McGinnis: COO Phil Reed talks working for legendary designer Steve JacksonWritten by Jeff McGinnis | | email@example.com
You look across the table at your opponent. The two of you are playing a game where you are fighting your way through a perilous dungeon. Each of you holds cards in your hand depicting various spells and monsters you can play in an effort to win. So far, this sounds like it could be most any standard fantasy game. But the threats you are facing, the rules you play by, and the world the game inhabits, are a little different than one might normally expect.
Take the monster you’re facing — you kicked open the door to find a large, angry chicken is your foe. But wait, your opponent says, you’re also fighting a Floating Nose that happens to be wandering by. Luckily, you hold one of the many powerful weapons the game provides — a Chainsaw of Bloody Dismemberment, perhaps, or maybe a Singing Sword. And if the weapons you have aren’t any help, maybe you have a card that allows you to make a Convenient Addition Error and make your character stronger, anyway.
This is Munchkin, the flagship title of Steve Jackson Games. Since 1980, the company has been one of the most beloved names to gamers worldwide, thanks not just to the entertaining gameplay that can be found in a Jackson title, but also the irreverent tone toward traditional gaming tropes. Through a wide library of titles, the company has maintained that balance for over three decades.
Steve Jackson Games COO Philip Reed said that the company — and its founder, president, and editor-in-chief Jackson himself — have a fairly simple focus.
“In general, the company exists to create fun games,” Reed said. “Steve’s been doing this a long time, and since I’ve taken over as COO, it’s bought him a little bit more time to design games, which is a plus for everybody.”
Reed himself has a long history with the company, having worked freelance for Jackson for five years before beginning his tenure as COO in early 2008. But his personal experience with Jackson’s product stretches back even further.
“As a kid, I played games by Steve Jackson. Back in the ’80s, in junior high and in high school,” Reed remembered. “And I would have teachers and parents nagging me about wasting my time playing games. And it’s a funny little set up, because now I run the company.”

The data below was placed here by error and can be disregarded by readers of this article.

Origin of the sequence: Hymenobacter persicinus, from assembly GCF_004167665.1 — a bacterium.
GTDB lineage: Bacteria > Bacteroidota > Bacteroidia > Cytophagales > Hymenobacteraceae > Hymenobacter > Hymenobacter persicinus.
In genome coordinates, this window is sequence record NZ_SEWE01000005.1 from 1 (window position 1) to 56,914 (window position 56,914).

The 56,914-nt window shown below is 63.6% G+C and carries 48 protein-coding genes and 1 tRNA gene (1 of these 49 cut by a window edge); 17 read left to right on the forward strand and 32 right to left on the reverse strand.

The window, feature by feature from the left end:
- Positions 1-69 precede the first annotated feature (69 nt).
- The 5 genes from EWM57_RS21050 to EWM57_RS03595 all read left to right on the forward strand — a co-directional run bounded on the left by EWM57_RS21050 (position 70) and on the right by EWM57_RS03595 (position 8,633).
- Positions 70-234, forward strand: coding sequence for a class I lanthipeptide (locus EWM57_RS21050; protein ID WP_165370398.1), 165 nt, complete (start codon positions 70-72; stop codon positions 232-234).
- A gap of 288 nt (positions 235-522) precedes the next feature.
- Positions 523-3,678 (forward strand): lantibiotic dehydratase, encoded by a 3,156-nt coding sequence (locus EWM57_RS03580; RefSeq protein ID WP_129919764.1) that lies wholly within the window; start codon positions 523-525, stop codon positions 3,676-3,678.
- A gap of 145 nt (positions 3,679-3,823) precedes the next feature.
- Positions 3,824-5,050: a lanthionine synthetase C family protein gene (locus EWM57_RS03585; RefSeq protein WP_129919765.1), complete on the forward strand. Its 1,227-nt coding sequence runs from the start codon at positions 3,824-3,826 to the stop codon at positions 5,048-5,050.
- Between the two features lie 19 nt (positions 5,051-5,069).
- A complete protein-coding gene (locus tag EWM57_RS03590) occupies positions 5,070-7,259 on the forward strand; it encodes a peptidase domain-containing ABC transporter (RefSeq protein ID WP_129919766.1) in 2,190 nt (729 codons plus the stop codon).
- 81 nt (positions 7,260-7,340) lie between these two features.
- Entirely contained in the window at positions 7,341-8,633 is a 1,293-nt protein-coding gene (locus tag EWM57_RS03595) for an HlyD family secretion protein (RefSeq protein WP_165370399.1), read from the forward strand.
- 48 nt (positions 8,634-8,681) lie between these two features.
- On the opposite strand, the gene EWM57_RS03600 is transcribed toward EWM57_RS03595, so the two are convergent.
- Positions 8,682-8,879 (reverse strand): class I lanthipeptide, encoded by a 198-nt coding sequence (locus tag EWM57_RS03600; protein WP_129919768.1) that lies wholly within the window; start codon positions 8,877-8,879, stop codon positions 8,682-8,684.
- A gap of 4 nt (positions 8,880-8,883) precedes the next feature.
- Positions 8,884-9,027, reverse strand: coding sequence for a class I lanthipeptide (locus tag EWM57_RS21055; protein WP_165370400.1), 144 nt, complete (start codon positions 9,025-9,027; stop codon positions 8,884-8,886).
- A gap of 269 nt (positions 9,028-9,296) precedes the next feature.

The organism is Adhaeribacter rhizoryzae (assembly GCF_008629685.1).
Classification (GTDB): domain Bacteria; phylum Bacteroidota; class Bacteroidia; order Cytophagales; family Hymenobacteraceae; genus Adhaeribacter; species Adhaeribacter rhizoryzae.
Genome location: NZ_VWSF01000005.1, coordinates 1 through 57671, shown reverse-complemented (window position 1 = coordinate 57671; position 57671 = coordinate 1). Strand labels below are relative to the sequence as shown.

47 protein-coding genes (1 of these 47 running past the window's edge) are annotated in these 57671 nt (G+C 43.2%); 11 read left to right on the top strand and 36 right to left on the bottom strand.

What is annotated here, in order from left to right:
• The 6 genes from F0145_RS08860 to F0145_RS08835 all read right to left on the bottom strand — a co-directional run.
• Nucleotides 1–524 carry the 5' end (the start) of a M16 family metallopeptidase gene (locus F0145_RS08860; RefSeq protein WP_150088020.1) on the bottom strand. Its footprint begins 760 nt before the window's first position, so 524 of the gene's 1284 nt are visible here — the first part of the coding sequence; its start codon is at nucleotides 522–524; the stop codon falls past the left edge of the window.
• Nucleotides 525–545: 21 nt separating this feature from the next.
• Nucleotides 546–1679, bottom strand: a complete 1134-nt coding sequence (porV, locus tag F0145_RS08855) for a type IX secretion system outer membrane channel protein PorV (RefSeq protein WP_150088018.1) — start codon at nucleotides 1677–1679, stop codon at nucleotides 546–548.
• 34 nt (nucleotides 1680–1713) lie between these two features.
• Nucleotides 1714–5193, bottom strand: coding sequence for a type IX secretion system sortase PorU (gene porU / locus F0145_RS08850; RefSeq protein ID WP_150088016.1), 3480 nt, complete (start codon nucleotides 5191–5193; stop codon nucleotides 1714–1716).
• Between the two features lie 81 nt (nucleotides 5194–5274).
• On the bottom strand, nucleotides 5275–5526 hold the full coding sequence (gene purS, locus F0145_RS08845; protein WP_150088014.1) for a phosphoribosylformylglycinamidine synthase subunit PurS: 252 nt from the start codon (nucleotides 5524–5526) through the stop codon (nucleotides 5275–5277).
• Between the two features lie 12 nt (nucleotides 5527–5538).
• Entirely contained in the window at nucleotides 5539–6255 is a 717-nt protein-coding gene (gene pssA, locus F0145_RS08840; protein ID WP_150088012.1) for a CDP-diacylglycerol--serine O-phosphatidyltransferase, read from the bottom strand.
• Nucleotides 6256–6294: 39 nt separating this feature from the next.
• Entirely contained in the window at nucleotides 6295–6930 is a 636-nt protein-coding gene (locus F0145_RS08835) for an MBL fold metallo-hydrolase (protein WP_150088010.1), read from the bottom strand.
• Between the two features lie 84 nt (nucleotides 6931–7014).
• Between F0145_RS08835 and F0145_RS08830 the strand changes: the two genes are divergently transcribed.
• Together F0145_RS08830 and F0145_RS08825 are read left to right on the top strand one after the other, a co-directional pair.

But though Reed is in charge of the day-to-day business operations, he is quick to stress that the company is still very much Jackson’s. “Everything we do is around Steve’s vision. He takes a lot of interest in every part of the company, which you have to, to be running it this long. Very few companies in the game industry are still running under the original management after 30 years.”
Still, despite the imprint of its founder and guiding force, Steve Jackson Games is still a company. So it’s not fun and games for Reed around the office. Well, not all fun and games, anyway.
“We don’t sit here and play games all day, for example. But there’s just the little quirks on day-to-day that remind you that you’re working in, basically, a geek field. For example, it’s not uncommon for Steve to come in and say, ‘Oh, oh, have you seen this new game?’ or ‘Have you read this web comic?’ Which, the last place I worked, there was no way the owner of the company was going to come in and start talking to me about games and web comics and geeky, stupid things happening at the moment.”
But Jackson himself is no slouch when it comes to working hard. Reed said that a big part of the company’s success lies in the effort its founder puts into making sure each title is just right before it ever ships.
“That’s another thing that Steve is really big on is taking a lot of time to proof everything, make sure it’s perfect. He’s a hardcore perfectionist. And I have some of that, but nothing to the degree that he does.”
Despite the diverse array of titles available from Steve Jackson Games, Munchkin — a wicked satire of the role playing game genre — remains far and away its flagship title. “Munchkin for 2010, 2011 was approximately 75 percent of our sales,” Reed said. “But even with that, our dice games, Zombie Dice and Cthulhu Dice were still about eight or nine percent of our sales. They’re pretty big.”
And almost every game that comes bearing Jackson’s name carries with it that wonderful sense of whimsy that makes it unique and entertaining.
“It’s another level of fun with the games where it’s not just the mechanics of playing the game, but it’s the atmosphere the game creates when you’re sitting there with your friends. It encourages that sort of behavior,” Reed said.
For more information on Steve Jackson Games, visit the company’s website at http://www.sjgames.com.